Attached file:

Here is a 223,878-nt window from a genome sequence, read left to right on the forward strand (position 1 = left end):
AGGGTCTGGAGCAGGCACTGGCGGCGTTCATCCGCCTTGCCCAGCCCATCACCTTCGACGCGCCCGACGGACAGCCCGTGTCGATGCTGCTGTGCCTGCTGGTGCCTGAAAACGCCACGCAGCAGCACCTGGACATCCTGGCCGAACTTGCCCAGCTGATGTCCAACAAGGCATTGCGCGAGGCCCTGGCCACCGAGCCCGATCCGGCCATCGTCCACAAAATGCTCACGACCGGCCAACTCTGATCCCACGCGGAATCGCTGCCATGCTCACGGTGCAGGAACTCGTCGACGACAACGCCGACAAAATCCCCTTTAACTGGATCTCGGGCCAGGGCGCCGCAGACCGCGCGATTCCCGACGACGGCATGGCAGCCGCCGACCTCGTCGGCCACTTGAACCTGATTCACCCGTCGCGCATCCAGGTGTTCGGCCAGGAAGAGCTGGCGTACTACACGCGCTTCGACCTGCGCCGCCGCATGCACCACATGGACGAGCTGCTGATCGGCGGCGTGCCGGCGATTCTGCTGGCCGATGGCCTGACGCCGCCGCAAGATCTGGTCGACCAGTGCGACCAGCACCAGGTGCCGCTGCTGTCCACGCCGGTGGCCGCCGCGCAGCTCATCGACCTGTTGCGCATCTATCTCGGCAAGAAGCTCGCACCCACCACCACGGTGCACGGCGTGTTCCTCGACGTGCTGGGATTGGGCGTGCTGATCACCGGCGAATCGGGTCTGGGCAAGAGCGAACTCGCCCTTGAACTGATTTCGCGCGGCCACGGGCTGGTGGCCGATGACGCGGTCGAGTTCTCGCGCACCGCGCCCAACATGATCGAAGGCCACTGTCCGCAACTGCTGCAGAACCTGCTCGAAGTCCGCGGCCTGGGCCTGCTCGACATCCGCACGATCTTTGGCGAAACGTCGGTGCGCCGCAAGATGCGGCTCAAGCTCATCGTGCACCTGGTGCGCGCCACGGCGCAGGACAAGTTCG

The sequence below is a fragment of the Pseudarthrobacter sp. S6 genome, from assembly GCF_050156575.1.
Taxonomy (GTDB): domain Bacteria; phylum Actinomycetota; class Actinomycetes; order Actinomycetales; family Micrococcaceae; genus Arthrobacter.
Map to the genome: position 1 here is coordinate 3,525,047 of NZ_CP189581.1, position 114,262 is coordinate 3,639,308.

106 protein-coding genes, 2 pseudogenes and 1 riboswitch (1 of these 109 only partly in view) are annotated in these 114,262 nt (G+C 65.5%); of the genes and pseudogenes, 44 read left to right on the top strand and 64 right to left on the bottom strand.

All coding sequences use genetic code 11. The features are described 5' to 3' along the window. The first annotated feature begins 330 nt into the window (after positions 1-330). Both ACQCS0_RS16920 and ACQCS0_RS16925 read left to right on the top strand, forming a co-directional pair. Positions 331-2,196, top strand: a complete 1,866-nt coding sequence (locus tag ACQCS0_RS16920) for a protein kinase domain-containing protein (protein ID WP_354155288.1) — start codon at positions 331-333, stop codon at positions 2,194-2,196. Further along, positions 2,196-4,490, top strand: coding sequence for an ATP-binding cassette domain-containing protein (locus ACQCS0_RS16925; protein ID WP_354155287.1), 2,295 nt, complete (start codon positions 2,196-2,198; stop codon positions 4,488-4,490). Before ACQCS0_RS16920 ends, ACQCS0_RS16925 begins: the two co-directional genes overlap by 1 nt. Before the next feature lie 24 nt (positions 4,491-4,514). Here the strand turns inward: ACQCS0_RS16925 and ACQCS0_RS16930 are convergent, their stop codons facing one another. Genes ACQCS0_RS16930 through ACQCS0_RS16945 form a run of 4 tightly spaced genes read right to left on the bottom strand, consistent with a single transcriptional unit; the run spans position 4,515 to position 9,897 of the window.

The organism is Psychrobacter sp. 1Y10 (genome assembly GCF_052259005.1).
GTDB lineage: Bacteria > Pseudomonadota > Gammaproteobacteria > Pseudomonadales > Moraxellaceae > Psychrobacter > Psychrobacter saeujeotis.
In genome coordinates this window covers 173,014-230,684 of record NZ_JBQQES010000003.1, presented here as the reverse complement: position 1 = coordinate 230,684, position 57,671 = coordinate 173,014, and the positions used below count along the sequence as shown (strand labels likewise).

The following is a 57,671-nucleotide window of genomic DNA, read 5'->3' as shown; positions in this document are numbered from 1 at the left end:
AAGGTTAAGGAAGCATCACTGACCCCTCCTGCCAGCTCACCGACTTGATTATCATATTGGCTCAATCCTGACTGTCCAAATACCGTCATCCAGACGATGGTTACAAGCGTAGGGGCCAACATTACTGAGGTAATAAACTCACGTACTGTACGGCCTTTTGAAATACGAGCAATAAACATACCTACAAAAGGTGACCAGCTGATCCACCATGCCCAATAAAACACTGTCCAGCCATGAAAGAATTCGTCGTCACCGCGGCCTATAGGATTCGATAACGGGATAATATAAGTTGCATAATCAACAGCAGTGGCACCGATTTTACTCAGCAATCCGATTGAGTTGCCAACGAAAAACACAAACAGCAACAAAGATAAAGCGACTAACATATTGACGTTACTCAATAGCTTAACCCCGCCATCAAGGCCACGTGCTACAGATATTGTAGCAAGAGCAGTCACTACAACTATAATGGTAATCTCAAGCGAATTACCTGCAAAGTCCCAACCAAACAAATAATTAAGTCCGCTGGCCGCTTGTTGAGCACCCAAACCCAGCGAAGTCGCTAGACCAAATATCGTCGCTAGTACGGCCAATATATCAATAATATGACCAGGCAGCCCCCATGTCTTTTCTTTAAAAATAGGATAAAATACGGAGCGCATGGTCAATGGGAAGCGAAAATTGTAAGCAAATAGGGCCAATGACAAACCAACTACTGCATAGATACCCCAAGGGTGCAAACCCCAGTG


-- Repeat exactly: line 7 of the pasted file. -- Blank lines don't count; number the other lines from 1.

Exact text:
All coding sequences use genetic code 11. The features are described 5' to 3' along the window. The first annotated feature begins 330 nt into the window (after positions 1-330). Both ACQCS0_RS16920 and ACQCS0_RS16925 read left to right on the top strand, forming a co-directional pair. Positions 331-2,196, top strand: a complete 1,866-nt coding sequence (locus tag ACQCS0_RS16920) for a protein kinase domain-containing protein (protein ID WP_354155288.1) — start codon at positions 331-333, stop codon at positions 2,194-2,196. Further along, positions 2,196-4,490, top strand: coding sequence for an ATP-binding cassette domain-containing protein (locus ACQCS0_RS16925; protein ID WP_354155287.1), 2,295 nt, complete (start codon positions 2,196-2,198; stop codon positions 4,488-4,490). Before ACQCS0_RS16920 ends, ACQCS0_RS16925 begins: the two co-directional genes overlap by 1 nt. Before the next feature lie 24 nt (positions 4,491-4,514). Here the strand turns inward: ACQCS0_RS16925 and ACQCS0_RS16930 are convergent, their stop codons facing one another. Genes ACQCS0_RS16930 through ACQCS0_RS16945 form a run of 4 tightly spaced genes read right to left on the bottom strand, consistent with a single transcriptional unit; the run spans position 4,515 to position 9,897 of the window.